“In the Indian tradition, judges are imagined as a model of rectitude and detachment, more akin to ‘sthitapragya’ (a serene and wise person). We have a rich history of legions of such judges known for their utterances full of sagacity and conduct beyond reproach, which have become hallmarks for future generations. I am happy to note that the Indian judiciary has been adhering to those highest standards.”
Kovind said that justice, liberty, equality and fraternity lay at the core of the Constitution, whose Preamble expanded the notion of justice to include its social, economic and political aspects. “How far have we succeeded when compared to this ideal?” he asked.
The President said that democracy revolved around the fulcrum of justice, and got strengthened if the judiciary, legislature and executive were in harmony.
Chief Justice of India N.V. Ramana, in his address, regretted that the “legislature does not conduct studies or assess the impact of the laws that it passes”.
He cited the creation of commercial courts and the amendments to the Negotiable Instruments Act (cheque bounce cases) without the establishment of adequate infrastructure to take on an increased volume of cases.
“The introduction of Section 138 of the Negotiable Instruments Act is an example. Now the already burdened magistrates are further burdened by thousands of these cases,” Justice Ramana said.
“Similarly, rebranding the existing courts as commercial courts, without creating a special infrastructure, will not have any impact on the pendency. Therefore, the issue of pendency is multifaceted. I hope the government takes into consideration the suggestions received during these two days and resolves the prevailing issues.”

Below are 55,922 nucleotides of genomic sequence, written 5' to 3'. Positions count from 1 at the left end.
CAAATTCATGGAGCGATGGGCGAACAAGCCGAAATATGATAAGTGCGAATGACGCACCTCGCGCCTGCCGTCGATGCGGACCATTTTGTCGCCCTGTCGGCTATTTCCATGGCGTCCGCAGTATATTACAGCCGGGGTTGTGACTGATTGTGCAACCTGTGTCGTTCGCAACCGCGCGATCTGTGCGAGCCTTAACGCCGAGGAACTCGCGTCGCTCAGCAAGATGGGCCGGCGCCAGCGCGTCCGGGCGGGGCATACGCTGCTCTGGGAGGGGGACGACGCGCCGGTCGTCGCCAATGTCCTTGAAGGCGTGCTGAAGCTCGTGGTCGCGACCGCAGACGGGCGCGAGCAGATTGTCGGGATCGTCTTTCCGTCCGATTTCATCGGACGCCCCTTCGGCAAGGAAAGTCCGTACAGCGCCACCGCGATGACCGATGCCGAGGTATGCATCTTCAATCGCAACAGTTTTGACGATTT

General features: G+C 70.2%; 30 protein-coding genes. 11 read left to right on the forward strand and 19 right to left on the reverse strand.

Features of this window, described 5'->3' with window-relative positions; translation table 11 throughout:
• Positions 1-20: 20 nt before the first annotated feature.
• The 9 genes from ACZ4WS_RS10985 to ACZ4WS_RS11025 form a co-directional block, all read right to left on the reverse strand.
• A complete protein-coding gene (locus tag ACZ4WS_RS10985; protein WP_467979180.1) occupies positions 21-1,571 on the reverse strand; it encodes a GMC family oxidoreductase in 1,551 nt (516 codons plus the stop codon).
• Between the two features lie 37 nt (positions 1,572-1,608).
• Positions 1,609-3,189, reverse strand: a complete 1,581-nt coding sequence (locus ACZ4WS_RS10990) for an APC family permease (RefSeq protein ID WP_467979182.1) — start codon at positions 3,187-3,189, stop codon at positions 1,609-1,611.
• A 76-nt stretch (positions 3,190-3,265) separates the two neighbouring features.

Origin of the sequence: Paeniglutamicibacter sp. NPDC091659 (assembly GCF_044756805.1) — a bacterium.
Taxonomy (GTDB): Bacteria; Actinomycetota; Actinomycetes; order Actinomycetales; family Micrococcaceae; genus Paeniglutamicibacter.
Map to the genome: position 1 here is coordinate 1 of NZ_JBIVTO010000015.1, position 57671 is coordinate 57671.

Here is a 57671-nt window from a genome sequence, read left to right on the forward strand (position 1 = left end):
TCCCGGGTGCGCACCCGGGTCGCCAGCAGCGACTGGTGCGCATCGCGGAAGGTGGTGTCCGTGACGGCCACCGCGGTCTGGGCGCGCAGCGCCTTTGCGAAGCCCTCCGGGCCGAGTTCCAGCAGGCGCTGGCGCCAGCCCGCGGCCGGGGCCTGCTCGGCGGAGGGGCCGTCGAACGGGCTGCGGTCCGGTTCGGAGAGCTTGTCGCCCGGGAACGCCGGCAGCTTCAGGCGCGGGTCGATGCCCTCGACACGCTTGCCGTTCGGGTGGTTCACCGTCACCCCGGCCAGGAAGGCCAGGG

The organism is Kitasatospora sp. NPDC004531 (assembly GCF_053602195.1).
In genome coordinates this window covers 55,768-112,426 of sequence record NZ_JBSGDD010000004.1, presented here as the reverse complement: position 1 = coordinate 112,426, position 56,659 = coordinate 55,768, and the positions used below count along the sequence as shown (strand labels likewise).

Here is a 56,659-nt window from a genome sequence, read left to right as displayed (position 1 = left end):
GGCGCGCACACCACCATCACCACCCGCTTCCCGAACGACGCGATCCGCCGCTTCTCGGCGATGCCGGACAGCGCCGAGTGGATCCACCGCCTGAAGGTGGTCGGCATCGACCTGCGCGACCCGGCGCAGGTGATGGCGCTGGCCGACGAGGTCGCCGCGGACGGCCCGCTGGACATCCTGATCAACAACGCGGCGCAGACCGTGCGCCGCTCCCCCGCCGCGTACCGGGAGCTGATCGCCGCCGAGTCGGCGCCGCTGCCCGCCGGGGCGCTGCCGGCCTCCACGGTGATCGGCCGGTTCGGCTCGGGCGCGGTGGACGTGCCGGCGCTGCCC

The Chief Justice endorsed a suggestion from attorney-general K.K. Venugopal to set up four regional courts of appeal --- one each in the north, south, east and west --- to deal with challenges to high court orders.
This, Justice Ramana said, would ease the burden on the Supreme Court, leaving it to deal with key constitutional issues rather than cases relating to matrimony, rent control and the like.
Justice Ramana complimented Kovind for his constant encouragement of the judiciary, underlining how the President had always stressed the need to have more women judges.
He said that while the Centre had been allocating substantial amounts towards the development of judicial infrastructure, some of the states were not doing their bit.
“As a result, the central funds largely remain unutilised. That is the reason I am proposing a special purpose vehicle of a judicial infrastructure authority. I beseech the (law) minister to take this proposal to its logical conclusion. I also urge the hon’ble minister to expedite the process of filling judicial vacancies,” Justice Ramana said.
Union law minister Kiren Riju announced a government decision to allocate Rs 9,000 crore to develop judicial infrastructure.